But if they do pass it, has Cook considered what that would mean for iMessage?

"I'm confident that they would not pass a bill that would weaken encryption because I take them at their word for it," he says.

Despite the conflict over encryption, Cook appears to get on well with most individual European governments. In the last week, for example, he made time to talk to senior officials on visits to Ireland, Britain and Italy.

Here, that meant a meeting with the Taoiseach, Enda Kenny.

One of the things they may have discussed was the issue of a potentially adverse tax ruling about Apple that might soon be handed down from the European Commission. If such an event were to happen, Ireland, which is the subject of the investigation, might be compelled to collect billions in back taxes from Apple. (The EU says that Ireland provided Apple with illegal state aid through its taxation system, a charge that both Ireland and Apple flatly deny.)

Cook has said repeatedly that there was "no special deal" between Ireland and Apple over tax. He has also said that he has "every faith that the system, either initially or eventually, will find the same".

In Europe, many look at the European Commission as an entity that is fearless in tackling big business. In the US, there is a different view: the institution is often seen as political or overly bureaucratic.

Neither of these necessarily apply in Apple's case. Nevertheless, does Cook that it is becoming more difficult to do business in Europe for big American companies?

"I think that it's important that Europe becomes clearer of what should be done centrally by the EU and what should be done in the country," he says. "I sense more tension in that regard today than before. So I would hope that that would be sorted out for the best of Europe. Europe has great growth potential if that is sorted out."

Cook says he's "optimistic" about this.

"From a skills point of view, a developer point of view and a starting companies point of view, there are many countries here that are excellent at all three or some subset of those things. And it's a great market. So I'm optimistic."

Because it is divided into several individual markets, Apple hasn't launched all of its products and services across the EU. Ireland, for example, doesn't yet have Apple Pay, the company's Watch-friendly payment service. Cook suggested last week that it would eventually get here - though he's not saying when.

And there is still no sign of an Apple Store in Ireland either. Apple appears to roll its own retail stores out loosely according to local market size, which doesn't favour this country's expedited chances. (Belfast got one because it is part of a big market.)

But Ireland was one of the first countries to get the iPad Pro at launch. It's a machine that Cook has present as we talk in Talbot Street. He has personally taken to the device as his go-to work machine. He now travels, he says, only with an iPad Pro and an iPhone.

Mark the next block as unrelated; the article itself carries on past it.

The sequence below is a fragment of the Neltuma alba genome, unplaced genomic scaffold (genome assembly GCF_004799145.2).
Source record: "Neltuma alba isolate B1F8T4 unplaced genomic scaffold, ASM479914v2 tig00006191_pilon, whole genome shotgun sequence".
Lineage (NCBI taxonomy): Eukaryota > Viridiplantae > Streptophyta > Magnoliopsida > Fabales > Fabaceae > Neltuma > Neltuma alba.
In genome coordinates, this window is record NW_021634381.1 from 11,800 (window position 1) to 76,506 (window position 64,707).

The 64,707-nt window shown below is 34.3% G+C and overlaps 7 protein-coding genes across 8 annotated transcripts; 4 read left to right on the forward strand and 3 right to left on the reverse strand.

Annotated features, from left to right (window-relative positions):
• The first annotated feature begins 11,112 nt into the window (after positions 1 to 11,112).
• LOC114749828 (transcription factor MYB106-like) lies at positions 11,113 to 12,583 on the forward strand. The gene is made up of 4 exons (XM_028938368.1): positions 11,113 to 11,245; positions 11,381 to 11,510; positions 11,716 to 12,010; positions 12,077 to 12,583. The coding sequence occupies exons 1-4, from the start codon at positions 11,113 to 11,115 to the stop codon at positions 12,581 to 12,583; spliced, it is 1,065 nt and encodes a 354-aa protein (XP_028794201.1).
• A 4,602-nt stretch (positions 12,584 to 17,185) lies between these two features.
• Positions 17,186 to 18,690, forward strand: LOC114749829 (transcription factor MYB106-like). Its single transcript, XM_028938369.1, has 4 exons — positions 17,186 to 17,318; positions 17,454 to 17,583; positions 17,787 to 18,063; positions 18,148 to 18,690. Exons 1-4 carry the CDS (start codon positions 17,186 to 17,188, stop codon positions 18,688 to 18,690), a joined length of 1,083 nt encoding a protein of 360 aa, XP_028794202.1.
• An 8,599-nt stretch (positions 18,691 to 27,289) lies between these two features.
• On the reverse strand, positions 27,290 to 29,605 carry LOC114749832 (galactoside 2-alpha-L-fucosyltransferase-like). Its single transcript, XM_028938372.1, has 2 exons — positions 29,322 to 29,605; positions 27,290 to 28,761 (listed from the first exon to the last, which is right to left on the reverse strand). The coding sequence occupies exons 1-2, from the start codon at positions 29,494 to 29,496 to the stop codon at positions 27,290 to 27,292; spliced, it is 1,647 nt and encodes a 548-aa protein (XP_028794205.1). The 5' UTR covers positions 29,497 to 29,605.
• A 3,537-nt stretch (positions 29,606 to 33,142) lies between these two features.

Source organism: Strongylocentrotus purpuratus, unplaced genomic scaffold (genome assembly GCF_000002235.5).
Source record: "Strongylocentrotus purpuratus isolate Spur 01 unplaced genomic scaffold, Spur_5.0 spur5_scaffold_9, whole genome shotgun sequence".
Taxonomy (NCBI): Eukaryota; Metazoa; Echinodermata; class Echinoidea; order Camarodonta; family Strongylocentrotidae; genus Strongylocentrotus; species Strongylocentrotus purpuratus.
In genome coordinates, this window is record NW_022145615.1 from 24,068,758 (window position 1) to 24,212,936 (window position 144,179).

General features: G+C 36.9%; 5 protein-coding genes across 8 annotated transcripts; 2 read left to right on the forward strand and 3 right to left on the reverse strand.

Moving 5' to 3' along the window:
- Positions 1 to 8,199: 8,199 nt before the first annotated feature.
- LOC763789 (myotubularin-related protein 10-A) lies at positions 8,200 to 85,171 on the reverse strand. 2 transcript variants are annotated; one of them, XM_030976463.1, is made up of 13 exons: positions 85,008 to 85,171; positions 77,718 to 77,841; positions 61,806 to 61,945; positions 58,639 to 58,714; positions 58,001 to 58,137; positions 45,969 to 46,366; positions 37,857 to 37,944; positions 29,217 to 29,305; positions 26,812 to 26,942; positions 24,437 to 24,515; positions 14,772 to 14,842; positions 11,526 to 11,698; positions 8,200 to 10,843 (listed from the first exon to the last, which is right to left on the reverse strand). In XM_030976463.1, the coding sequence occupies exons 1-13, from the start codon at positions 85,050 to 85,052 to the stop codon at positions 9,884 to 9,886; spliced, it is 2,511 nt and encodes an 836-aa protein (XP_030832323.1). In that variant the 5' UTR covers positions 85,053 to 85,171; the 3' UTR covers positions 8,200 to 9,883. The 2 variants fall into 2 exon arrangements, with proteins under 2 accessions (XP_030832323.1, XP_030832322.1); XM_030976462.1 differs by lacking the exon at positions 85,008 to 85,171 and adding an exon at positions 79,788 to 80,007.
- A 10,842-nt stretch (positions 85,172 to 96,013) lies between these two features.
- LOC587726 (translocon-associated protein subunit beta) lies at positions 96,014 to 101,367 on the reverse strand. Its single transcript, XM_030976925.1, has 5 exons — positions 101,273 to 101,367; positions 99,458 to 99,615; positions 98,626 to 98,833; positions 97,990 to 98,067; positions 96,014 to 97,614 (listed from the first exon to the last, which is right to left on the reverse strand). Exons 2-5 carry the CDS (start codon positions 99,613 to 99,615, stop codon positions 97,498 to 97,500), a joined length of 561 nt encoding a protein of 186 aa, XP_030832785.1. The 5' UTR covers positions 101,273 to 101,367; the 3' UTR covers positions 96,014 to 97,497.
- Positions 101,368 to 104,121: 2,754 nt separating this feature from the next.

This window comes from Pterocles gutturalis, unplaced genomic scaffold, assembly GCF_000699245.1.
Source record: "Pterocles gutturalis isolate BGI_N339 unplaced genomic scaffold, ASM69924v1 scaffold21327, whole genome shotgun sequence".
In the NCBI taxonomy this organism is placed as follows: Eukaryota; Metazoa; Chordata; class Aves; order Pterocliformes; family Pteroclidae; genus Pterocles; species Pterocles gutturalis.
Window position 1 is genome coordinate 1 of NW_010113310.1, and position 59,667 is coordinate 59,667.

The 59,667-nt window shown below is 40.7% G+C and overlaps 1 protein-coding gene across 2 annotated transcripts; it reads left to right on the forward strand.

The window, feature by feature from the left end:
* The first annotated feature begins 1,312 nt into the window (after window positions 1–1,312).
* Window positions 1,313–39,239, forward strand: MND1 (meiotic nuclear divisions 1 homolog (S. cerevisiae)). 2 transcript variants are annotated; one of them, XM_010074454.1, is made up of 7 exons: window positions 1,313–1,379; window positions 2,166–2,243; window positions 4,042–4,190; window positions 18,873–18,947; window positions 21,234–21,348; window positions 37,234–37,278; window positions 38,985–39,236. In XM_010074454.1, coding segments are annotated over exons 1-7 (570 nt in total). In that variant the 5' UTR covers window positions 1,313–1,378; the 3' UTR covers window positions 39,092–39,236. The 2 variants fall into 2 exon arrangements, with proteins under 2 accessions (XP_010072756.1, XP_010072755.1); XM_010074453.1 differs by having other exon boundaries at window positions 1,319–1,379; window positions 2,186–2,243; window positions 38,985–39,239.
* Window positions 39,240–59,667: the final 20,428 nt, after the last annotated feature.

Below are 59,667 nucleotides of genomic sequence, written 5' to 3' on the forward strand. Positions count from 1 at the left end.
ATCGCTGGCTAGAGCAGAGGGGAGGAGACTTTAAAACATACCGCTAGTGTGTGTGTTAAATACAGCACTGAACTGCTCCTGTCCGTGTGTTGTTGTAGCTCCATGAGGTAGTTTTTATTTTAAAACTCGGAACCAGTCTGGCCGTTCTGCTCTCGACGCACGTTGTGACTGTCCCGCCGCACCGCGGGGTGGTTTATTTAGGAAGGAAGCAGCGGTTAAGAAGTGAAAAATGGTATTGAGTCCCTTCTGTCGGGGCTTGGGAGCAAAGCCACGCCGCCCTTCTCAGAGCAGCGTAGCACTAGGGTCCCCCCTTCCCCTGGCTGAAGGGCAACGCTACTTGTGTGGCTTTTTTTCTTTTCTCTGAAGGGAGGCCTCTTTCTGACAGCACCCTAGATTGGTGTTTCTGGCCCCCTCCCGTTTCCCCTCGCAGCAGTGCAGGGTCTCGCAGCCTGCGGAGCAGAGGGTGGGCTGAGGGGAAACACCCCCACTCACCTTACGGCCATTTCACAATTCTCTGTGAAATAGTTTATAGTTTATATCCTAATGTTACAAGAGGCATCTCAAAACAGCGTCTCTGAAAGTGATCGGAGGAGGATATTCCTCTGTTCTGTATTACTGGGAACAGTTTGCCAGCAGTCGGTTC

For anyone interested in the future of computers, this is more than a little interesting.

Serious commentators are now pointing to an 'inflection point' in the rivalry between laptops and tablets. Where tablets have been falling off in sales, newer 'pro' devices are being touted as a different breed.

An iPad Pro, for example, now runs faster and more efficiently than the majority of PCs out there. It benchmarks as fast as most MacBooks or Intel PC laptops on graphics. And its battery life is much better. Moreover, many people now know how to get around a touchscreen tablet more quickly than a mazy, menu-ridden PC.

Does Cook agree that we're at an inflection point for work computing devices? Does Apple plan to bring iPads and MacBooks closer to one another in future?

No.

"We feel strongly that customers are not really looking for a converged Mac and iPad," says Cook. "Because what that would wind up doing, or what we're worried would happen, is that neither experience would be as good as the customer wants.

"So we want to make the best tablet in the world and the best Mac in the world. And putting those two together would not achieve either. You'd begin to compromise in different ways."

So there will be no MacPad in the near future, it seems.

"It's true that the difference between the X86 [PC] and the A-series [Apple iPad architecture] is much less than it's ever been," says Cook. "That said, what we've tried to do is to recognise that people use both iOS and Mac devices. So we've taken certain features and made them more seamless across the devices.

"So with things like Handoff we just made it really simple to work on one of our products and pick it up and work on the next product."

Cook says he's "bullish" on reversing iPad sales declines of recent years. Will the iPad Pro prove to be that transitional device?

Few will bet against Apple's nous anymore. Its last set of financial results showed nearly $1bn in weekly profits. It now sells 22,000 iPhones every hour. In business terms, it is doing almost twice as well as when Cook took over the chief executive position in 2011.

Will an electric car, a surge in Watch adoption or a new wave of professional iPads bring it closer to the $1 trillion company mark?

For Cook, it doesn't appear to be about the money.

"It's about the products," he says. "It's always about the products. We have goals. Revenue and profits? They come as a result of these."